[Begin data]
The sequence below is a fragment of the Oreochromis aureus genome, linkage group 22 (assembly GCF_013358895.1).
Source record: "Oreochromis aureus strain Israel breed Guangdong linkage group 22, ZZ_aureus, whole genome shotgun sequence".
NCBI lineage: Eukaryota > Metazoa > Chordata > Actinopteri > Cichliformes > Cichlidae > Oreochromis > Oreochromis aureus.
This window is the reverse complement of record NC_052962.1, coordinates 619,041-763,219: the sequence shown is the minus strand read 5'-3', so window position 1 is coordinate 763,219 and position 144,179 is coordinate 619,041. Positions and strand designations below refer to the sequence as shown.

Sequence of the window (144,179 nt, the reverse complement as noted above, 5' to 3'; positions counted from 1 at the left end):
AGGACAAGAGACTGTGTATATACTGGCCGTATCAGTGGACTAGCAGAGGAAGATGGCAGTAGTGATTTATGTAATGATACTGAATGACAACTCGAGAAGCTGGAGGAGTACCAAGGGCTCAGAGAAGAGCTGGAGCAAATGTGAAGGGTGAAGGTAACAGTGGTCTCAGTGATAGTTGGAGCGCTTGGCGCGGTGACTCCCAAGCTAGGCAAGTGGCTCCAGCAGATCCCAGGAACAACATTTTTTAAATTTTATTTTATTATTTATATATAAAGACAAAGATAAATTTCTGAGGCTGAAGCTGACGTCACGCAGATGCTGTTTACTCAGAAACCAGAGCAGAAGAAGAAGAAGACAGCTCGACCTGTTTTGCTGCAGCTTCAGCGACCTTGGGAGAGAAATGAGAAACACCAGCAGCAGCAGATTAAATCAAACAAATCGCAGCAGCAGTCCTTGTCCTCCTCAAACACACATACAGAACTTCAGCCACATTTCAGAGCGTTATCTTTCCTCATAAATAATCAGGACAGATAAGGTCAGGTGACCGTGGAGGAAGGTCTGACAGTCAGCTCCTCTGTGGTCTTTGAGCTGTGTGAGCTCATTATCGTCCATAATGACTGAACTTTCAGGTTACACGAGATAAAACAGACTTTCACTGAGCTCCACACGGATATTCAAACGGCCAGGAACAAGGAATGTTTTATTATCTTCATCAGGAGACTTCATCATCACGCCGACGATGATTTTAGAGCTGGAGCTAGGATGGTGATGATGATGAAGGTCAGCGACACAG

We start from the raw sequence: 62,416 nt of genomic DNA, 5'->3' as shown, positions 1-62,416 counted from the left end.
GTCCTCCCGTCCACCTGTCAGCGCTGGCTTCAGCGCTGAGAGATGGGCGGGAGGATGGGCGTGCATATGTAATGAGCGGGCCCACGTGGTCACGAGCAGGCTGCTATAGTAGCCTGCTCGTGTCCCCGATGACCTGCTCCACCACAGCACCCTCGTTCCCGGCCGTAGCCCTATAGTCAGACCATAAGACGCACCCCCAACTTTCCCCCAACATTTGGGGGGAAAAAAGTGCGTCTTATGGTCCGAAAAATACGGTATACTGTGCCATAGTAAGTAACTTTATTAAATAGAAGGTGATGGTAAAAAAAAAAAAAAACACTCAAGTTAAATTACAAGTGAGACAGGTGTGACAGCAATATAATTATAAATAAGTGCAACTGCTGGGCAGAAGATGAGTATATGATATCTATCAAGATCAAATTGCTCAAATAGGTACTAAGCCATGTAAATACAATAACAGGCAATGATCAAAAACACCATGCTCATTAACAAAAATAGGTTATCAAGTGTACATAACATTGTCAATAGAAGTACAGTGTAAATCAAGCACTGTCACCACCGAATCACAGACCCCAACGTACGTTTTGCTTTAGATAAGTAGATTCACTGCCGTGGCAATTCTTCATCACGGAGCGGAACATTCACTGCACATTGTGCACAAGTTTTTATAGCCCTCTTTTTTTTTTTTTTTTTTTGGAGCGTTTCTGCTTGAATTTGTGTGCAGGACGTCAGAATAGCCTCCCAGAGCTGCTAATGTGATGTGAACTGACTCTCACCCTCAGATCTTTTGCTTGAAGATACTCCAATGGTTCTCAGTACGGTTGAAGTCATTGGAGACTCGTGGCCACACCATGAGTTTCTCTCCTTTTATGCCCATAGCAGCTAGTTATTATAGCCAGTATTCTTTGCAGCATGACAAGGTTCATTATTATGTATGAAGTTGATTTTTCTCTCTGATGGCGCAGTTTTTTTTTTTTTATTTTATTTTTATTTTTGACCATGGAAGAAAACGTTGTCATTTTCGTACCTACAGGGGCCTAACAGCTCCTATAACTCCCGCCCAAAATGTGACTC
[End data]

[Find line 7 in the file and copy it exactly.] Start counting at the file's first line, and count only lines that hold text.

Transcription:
We start from the raw sequence: 62,416 nt of genomic DNA, 5'->3' as shown, positions 1-62,416 counted from the left end.